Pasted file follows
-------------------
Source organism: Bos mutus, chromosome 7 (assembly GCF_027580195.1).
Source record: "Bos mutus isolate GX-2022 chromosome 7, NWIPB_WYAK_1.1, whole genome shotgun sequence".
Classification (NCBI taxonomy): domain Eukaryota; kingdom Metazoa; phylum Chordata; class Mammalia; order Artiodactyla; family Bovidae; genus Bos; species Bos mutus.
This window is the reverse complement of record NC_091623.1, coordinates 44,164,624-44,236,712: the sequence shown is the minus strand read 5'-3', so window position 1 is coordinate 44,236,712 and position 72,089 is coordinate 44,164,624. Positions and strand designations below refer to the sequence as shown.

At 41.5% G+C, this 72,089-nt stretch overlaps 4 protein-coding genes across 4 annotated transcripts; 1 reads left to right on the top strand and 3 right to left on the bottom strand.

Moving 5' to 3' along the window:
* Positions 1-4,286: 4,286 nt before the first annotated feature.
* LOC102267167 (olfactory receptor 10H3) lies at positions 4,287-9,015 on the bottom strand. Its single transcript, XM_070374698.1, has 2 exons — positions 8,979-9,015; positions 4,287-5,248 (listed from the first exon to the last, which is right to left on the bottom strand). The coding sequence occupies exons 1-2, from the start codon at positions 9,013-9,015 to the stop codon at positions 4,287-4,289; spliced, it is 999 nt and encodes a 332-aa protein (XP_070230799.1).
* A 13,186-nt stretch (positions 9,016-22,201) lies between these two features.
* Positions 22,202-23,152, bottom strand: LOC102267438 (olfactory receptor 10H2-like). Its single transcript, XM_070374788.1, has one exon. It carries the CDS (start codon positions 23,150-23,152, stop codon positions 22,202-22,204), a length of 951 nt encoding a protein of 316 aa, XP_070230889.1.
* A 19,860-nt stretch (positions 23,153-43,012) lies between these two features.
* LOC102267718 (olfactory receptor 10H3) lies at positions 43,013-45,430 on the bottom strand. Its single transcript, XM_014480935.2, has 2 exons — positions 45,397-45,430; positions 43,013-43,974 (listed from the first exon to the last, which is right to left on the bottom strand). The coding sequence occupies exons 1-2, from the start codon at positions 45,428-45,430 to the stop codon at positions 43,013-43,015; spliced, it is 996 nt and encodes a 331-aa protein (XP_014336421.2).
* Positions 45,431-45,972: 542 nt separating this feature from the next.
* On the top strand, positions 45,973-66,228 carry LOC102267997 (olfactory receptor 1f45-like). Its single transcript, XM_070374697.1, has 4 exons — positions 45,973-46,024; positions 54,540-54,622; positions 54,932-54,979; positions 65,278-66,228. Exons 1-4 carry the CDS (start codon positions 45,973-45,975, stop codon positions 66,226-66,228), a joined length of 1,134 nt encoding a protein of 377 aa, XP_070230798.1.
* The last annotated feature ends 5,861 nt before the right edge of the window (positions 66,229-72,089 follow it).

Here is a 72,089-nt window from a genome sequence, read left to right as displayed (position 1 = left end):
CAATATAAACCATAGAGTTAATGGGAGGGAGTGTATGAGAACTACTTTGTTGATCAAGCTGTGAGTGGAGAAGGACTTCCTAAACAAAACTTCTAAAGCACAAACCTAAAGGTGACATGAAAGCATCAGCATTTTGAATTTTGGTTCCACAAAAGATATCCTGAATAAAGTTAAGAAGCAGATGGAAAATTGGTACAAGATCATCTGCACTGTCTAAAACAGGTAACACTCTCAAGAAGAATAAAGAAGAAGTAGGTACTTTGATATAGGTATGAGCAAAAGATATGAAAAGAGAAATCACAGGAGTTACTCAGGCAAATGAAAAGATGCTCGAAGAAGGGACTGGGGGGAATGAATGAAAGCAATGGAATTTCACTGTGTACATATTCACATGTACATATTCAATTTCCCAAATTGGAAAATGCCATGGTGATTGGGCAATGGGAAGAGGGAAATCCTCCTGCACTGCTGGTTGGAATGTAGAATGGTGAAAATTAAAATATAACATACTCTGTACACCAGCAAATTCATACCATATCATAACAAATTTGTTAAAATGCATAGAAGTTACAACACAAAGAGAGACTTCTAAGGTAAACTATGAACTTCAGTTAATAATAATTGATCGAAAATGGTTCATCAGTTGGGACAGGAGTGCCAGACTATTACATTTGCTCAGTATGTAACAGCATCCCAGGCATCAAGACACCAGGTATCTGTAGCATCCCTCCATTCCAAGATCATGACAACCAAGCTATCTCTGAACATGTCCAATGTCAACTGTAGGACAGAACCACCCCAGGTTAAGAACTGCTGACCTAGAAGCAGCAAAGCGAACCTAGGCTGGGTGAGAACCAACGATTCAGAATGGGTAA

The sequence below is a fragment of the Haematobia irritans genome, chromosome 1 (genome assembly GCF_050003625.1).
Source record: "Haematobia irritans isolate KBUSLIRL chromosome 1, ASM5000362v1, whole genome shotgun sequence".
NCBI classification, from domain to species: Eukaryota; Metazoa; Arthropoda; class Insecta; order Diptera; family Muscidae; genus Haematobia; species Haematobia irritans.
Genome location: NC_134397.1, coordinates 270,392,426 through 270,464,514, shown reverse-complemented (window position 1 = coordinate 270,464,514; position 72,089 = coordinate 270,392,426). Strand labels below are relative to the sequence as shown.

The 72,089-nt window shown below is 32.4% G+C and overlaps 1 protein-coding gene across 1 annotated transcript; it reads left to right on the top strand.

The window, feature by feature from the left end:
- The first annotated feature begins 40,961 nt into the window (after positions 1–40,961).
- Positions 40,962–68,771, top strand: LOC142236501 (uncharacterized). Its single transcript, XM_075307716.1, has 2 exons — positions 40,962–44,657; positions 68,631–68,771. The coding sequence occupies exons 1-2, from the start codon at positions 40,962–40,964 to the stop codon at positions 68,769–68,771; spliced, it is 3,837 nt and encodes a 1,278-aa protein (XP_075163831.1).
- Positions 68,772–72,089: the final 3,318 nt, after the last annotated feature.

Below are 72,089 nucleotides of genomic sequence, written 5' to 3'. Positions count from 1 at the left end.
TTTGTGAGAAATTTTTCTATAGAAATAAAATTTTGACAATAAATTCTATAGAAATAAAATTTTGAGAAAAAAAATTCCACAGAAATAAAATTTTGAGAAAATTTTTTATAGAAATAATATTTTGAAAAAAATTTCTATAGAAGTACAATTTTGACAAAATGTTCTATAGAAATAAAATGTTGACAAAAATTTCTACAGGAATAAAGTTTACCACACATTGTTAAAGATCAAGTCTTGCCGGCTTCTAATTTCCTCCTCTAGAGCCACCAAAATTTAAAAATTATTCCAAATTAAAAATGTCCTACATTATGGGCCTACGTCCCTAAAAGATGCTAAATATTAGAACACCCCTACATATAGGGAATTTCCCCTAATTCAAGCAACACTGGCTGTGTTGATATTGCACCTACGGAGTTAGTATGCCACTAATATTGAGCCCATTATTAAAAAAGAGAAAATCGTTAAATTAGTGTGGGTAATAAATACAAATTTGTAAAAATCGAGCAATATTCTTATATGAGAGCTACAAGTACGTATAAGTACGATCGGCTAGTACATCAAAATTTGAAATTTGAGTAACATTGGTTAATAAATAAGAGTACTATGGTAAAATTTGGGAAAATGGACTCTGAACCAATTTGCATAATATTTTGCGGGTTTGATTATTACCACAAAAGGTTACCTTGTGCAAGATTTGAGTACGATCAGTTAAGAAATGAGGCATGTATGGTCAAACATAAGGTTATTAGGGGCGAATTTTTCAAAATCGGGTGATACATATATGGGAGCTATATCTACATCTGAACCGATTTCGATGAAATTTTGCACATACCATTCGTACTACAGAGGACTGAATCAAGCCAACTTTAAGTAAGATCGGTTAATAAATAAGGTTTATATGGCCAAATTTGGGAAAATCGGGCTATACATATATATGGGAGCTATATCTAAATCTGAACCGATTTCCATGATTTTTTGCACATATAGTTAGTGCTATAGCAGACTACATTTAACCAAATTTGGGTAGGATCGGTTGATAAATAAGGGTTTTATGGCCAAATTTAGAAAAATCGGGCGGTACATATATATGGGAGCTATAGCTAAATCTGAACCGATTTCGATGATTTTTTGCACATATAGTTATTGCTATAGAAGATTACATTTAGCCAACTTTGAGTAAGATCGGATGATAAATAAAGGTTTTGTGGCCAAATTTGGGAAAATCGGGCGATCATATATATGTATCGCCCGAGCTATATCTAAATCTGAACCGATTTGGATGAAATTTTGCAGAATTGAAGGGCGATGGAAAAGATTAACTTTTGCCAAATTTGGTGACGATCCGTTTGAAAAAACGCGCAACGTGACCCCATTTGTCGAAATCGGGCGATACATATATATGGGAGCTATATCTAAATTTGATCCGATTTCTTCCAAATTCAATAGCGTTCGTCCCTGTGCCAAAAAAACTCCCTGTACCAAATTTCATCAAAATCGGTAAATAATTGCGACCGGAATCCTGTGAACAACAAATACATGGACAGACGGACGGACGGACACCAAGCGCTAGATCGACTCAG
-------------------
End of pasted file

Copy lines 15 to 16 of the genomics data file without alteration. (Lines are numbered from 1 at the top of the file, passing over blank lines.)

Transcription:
* The last annotated feature ends 5,861 nt before the right edge of the window (positions 66,229-72,089 follow it).

Here is a 72,089-nt window from a genome sequence, read left to right as displayed (position 1 = left end):